Testing in Android a Zero to Hero Tutorial-Part 5
Let us write a test case for scenario : when user pick on a image, from ImagePickFragment, then we navigate user back to AddShoppingFragment and make sure the image url is available in ViewModel.
We start off by first creating an image picker adapter using recycler view and diffUtils, then we create a fragment factory so to pass constructors to our fragments when needed.
right click on ImagePickerFragment -> generate -> test case -> choose androidTest folder
Testing action image click in ImagePickerFragment which set image url in model view and navigate back to AddShoppingFragment
Since our fragments need constructor parameters which is supplied with the help of fragment factory we need to inject this in our test class as well, and the rest of our injections will be same as the ones in our other test classes.
lateinit var fragmentFactory: ShoppingFragmentFactory
Now unlike our earlier test cases in which we simulated a button click with the help of onView() & perform() function using espresso, simulating a click through a recycler view is a bit different.
First we need a help of another dependency which needs to be added in build.gradle() file
Now we have access to that function which simulates the click on a recyclerview, But this alone is not enough since we launch our fragment on a new container the data in the recyclerView will be empty. We also do not want to make any requests to our pixabay API , since it will make our test cases slow.
So we work around this by manually inserting a test url, which will satisfy our requirements.We can then check if this value matches the value from our view model. This is done is lines 23,29,30 in below code block.
line 24- Since we don't have a MockShoppingRepositoryAndroidTest in our androidTest folder we need to create one since we cannot share things between androidTest and test folders, we can copy the one already in test folder and paste it in our folder structure so we can use its functions.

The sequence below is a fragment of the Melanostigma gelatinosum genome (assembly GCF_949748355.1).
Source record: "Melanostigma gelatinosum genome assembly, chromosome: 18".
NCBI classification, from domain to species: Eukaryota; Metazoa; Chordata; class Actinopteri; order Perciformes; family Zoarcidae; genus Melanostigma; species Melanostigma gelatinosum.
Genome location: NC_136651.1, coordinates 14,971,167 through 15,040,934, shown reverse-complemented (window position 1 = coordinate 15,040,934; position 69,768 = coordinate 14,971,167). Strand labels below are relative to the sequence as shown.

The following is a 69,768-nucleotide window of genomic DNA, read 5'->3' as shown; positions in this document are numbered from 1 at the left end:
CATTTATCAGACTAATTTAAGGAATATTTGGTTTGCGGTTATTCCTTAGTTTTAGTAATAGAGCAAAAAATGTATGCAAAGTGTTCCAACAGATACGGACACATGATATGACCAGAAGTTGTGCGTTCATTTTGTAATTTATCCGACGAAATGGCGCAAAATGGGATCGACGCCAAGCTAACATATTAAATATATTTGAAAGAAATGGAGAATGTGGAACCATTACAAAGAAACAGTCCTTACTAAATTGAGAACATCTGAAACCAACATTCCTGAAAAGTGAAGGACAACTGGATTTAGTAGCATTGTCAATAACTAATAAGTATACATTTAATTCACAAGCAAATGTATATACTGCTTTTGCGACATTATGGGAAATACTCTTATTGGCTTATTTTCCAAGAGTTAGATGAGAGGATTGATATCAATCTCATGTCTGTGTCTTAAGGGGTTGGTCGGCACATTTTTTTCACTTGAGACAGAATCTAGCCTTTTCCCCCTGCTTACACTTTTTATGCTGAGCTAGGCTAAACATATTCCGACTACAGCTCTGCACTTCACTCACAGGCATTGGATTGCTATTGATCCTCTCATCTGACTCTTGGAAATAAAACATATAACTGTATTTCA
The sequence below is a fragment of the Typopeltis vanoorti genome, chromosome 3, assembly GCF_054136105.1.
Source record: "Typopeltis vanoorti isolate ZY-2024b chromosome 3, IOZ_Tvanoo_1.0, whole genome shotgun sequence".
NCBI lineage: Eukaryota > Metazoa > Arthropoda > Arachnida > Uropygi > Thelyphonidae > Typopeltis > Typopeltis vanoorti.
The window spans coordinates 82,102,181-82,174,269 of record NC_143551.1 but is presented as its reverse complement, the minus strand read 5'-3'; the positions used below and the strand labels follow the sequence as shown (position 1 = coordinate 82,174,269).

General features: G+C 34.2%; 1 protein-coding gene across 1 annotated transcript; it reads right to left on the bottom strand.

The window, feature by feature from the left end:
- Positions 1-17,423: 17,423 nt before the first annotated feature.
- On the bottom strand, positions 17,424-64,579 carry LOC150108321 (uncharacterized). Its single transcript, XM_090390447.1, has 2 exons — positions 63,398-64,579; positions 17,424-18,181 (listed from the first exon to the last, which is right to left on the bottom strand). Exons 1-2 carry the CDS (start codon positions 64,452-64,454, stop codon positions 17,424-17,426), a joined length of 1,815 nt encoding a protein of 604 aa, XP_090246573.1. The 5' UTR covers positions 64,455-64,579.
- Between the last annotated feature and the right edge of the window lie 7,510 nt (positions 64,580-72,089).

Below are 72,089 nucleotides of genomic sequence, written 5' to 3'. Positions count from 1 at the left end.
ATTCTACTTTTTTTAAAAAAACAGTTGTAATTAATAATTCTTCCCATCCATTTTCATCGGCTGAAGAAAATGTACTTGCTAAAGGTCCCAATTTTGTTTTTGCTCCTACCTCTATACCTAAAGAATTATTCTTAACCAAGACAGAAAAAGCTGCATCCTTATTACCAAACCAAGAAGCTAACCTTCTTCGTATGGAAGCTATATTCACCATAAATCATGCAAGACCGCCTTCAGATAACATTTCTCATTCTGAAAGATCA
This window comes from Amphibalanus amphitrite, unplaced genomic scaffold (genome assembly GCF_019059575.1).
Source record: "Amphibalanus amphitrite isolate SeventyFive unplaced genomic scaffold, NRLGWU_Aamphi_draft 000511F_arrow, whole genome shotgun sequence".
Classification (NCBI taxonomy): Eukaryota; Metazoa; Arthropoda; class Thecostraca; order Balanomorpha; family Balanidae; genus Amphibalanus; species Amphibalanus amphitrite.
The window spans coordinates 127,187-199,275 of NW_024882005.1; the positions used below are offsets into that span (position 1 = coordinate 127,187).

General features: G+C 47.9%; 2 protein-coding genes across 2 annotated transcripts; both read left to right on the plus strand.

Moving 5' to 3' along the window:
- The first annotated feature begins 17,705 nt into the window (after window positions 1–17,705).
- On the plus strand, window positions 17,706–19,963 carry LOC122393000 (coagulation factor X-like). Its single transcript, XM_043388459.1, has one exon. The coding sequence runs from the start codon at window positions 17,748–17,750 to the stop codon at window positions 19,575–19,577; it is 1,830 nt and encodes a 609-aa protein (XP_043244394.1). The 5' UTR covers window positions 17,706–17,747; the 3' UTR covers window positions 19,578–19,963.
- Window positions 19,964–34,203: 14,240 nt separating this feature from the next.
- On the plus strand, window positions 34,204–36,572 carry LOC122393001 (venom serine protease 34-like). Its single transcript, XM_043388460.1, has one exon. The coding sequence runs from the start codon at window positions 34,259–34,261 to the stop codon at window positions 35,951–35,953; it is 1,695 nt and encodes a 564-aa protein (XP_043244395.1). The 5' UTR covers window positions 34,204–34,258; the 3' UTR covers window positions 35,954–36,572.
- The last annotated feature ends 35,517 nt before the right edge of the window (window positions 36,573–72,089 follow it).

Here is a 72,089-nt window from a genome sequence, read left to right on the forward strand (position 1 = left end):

line 33 to 38- After we insert that library we have access to RecyclerViewActions.actionOnItemAtPosition<”type”>(“item”,”action_perform”), which takes our viewholder type , which is of type ImageAdapter.ImageViewHolder. And then we have to pass the item we have to click on, mentioning 0 would mean to click on the very first item and finally we have to perform the action click()
line 40- Verifies that the previous fragment (AddShoppingFragment) was opened successfully
line 41- we check if the imageUrl in our mock repository contains the imageUrl we used in our test case.
Testing functionality which will enter text in textfield and action insert the new item in database and display in list.
We will add this test case in our already created AddShoppingFragmentTest.
line 3 to 8- First we need to declare our fake viewmodel with our mock shopping repository, since the real view model will contain a actual database,Then we launch our fragment using our custom launchFragmentInHiltContainer class.
line 9 to 15- using espresso we have a have a way to add text in textfield which is called replaceText(),and we perform the click as we did in earlier test cases, finally we assert that from our viewmodel the getShoppingItems data has the same values as the ones we entered above, if so then database insertion was successful and the test passes.